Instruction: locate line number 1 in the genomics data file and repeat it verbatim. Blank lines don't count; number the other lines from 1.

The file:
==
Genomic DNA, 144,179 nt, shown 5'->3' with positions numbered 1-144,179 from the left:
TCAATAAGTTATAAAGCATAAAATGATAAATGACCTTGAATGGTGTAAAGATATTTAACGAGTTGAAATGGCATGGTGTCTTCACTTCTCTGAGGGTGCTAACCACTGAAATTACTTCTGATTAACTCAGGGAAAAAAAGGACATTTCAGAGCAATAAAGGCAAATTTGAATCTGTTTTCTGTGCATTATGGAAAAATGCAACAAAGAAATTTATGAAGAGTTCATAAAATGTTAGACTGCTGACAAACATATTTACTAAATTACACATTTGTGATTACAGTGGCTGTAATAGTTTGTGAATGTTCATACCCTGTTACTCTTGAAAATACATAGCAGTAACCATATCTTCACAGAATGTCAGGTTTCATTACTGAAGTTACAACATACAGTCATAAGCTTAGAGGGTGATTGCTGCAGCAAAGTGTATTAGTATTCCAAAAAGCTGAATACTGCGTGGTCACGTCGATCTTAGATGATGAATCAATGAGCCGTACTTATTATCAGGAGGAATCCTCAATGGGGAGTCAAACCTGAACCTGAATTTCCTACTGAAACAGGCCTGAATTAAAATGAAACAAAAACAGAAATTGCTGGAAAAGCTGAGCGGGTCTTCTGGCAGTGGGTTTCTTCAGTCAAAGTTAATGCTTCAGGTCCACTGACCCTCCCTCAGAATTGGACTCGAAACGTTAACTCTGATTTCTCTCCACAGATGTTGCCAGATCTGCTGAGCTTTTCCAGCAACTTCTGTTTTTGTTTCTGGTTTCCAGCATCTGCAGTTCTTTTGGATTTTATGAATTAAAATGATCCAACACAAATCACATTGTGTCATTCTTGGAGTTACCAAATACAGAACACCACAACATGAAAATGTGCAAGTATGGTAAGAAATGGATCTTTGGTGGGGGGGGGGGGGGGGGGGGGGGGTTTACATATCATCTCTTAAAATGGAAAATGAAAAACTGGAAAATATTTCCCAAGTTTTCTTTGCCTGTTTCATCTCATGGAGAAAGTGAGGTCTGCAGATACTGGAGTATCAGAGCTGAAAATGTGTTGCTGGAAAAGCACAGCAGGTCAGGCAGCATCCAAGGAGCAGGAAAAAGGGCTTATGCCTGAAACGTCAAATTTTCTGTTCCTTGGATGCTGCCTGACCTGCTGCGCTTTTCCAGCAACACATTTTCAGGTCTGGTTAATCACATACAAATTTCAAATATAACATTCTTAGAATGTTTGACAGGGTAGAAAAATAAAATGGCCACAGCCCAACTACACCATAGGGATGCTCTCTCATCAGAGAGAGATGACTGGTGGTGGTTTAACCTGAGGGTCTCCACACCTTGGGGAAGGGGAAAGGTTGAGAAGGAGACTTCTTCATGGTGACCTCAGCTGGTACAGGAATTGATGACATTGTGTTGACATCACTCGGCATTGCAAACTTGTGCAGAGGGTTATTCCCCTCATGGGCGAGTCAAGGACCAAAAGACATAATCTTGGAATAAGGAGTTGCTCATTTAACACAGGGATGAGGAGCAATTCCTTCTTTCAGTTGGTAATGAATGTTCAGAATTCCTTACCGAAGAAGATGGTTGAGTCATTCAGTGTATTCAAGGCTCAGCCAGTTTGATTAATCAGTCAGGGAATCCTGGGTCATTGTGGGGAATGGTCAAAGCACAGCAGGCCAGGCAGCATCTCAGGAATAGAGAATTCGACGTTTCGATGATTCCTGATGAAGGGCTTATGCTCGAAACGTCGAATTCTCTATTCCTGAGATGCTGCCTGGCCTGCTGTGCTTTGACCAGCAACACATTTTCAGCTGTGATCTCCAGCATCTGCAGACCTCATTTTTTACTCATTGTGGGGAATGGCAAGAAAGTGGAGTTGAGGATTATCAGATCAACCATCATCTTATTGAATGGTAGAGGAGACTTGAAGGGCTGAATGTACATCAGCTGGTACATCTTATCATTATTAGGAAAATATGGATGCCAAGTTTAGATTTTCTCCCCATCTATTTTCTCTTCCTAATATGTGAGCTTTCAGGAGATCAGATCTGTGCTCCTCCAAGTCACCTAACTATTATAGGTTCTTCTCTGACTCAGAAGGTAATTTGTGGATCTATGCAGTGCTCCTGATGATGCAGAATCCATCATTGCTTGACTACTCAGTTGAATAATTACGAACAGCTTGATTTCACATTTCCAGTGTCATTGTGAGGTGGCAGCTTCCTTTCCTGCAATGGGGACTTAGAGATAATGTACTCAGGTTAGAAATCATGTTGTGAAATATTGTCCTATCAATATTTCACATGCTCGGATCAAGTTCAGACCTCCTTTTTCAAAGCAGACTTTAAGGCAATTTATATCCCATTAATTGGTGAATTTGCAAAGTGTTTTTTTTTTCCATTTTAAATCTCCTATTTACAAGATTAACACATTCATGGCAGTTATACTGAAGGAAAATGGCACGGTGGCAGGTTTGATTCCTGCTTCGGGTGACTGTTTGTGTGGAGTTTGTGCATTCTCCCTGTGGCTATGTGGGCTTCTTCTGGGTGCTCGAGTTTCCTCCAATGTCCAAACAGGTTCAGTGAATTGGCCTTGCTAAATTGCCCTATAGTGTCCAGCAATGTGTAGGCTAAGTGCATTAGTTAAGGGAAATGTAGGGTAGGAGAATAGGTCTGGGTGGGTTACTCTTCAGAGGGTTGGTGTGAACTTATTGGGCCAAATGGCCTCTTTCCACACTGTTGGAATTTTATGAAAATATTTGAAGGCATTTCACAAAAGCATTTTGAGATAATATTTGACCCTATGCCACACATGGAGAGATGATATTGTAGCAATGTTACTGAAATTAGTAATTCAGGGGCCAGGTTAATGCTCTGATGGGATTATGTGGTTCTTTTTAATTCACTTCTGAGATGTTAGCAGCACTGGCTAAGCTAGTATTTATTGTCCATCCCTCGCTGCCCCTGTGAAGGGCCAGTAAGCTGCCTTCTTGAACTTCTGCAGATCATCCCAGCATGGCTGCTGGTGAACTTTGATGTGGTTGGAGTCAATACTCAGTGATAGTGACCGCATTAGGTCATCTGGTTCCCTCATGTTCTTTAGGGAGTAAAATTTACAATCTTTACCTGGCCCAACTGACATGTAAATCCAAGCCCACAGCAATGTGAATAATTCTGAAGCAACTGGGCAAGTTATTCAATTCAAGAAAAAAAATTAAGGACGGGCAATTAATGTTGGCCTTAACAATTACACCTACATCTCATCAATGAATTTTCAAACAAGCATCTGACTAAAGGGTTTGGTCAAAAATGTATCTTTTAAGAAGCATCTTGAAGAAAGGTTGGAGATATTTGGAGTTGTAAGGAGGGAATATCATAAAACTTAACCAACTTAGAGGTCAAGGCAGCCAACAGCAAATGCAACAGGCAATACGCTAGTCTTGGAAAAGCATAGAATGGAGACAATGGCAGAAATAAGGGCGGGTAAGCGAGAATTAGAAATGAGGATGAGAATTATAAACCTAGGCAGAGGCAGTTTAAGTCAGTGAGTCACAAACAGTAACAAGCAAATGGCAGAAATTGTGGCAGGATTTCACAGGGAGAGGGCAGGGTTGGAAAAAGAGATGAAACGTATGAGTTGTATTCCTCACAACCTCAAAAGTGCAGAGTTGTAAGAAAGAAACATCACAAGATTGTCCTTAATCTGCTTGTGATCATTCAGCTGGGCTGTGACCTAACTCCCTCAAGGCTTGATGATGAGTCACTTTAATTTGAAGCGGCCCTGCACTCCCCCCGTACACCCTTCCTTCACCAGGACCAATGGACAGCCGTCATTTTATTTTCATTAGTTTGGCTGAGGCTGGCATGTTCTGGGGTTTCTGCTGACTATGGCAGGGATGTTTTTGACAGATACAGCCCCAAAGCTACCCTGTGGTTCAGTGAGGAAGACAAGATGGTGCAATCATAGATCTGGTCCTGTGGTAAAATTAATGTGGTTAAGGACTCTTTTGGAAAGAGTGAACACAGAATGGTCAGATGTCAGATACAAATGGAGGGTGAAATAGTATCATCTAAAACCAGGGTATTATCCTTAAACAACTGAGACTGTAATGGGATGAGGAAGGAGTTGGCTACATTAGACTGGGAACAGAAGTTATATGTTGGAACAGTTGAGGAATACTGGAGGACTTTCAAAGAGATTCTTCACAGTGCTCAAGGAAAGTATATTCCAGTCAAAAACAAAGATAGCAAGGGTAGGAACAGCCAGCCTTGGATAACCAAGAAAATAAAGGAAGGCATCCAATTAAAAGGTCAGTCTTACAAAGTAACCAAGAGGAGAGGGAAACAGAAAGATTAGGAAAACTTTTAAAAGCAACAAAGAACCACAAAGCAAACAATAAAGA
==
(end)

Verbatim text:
Genomic DNA, 144,179 nt, shown 5'->3' with positions numbered 1-144,179 from the left: